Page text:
There’s a reason for this…

I’ve been lucky.

During the course of the past decade, I’ve had the good fortune to share a meal with some remarkable people – individuals with elastic minds, a generosity of spirit/purpose, and exceptional capacity for that high art of inspirational conversation – and a recent lunch with one of my colleagues at Cisco (Gordon Feller) is the most recent example, one that merits respectful mention for the implicit challenge it has inspired.  We covered many topics that day at Overlands in San Francisco (Smart Cities, the Internet of Everything, the future of the network as evidence of de Chardin’s Noosphere).

While pondering the dessert menu, Gordon asked about my path from a Liberal Arts background and a Master’s Degree in Creative Writing that led to a 25-year career in Silicon Valley.

My answer: I learned quite early that writing exceptional software code was not unlike writing an exceptional paragraph, that many of the same rules apply – words as objects, sentences as statements, the many hours of thinking and muttering that can lead to one clarified moment of sequential beauty – and that is when my new friend Gordon said, “That’s the stuff of a good TED talk, don’t you think?”

Crossing the rope-bridge between disciplines (the equation of a poem, storytelling as scientific inquiry) has been a guiding precept for many of these blog entries, based upon the prime theorem that we mirror ourselves in the systems we build.  For those who don’t have the time to locate and read my book, allow this image as summary.

There is a reason for this:

Reason4This We construct our world  in similar ways, we navigate between those structures in similar manner, with analogous challenges presented by traffic flow, commercial exchange, power consumption, and an ever-burgeoning need for additional storage in our neighborhoods and in our compute environments.  We are nodes on our networks at both the physical and digital level, and we are relentlessly revising our legacy architectures to accommodate the new and evermore sophisticated risks to our physical and digital security without excessively compromising our freedom to move from place to place.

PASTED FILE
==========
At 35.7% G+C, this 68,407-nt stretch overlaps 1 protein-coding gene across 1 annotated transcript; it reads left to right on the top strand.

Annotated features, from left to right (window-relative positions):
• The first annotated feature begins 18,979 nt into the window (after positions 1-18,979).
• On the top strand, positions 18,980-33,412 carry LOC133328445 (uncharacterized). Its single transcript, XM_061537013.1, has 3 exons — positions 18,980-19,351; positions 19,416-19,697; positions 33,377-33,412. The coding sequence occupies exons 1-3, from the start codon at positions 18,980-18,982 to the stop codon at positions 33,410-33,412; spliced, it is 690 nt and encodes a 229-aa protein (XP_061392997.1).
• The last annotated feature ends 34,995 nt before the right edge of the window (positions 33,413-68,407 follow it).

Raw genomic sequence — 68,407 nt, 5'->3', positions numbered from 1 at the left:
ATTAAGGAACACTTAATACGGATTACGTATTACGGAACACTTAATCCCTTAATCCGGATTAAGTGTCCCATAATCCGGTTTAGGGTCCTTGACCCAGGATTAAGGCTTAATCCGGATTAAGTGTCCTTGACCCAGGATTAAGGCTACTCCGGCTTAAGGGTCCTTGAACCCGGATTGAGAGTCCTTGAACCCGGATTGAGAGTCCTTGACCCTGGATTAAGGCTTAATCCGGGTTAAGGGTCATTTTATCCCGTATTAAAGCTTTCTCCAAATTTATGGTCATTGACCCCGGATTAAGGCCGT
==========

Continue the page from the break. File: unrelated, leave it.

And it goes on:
And yet, we impose constraints upon ourselves at every turn, in part because of hubris: semi-conductor designers can’t imagine that urban planners might have something to contribute to the power distribution discussion, just as most software programmers would scoff at any advice from an English Ph.D, despite that writer’s ability to diagram the most daunting sentence (think Faulkner or Proust).  We are losing our appreciation for inter-disciplinary wisdom with each advance in technology, losing our appreciation for the contributions to social progress by the Humanities.  The unfortunate side-effect is a condescension in need of repair, because hubris kills innovation..

What’s needed is a simple set of rules to counteract the side-effect while nurturing inter-disciplinary collaboration.

Now, there’s the stuff for a TED talk, don’t you think?

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2 Comments on “There’s a reason for this…”

  1. Stuart :

    Thanks to you for getting us all started on Big Thoughts for The New Year…. i’ll gladly chime in.

    To summarize just two of the potent lessons from nearly 10-years of “Meeting of the Minds” (

    1) “as above, so below” is much more than some cryptic wording written onto The Emerald Tablet by one of history’s great seers, Hermes Trismegistus. It applies in ways that are truly surprising.

    2) the Meeting of the Minds convenes an amazing cross-section — from the higher reaches of public sector and academia; from inside corporate boardrooms to the exec. office of super-philanthropies. And in each owlrd there’s a palpable hunger for the kinds of border-crossing that Stuart is describing.

    Feeding that hunger with real food is not easy, but it’s well worth the effort!

    • Stuart Says:

      Gordon reminds us of the very important role of diversity in words and thoughts and action, toward (in the words of a finer writer, Stephen Jay Gould via his discussion of the Hedgehog and the Fox) a common enterprise strengthened by the “fruitful union of seemingly polar opposites.” And that is the central wisdom of collaborative networks characterized by intelligent discourse of open minds.

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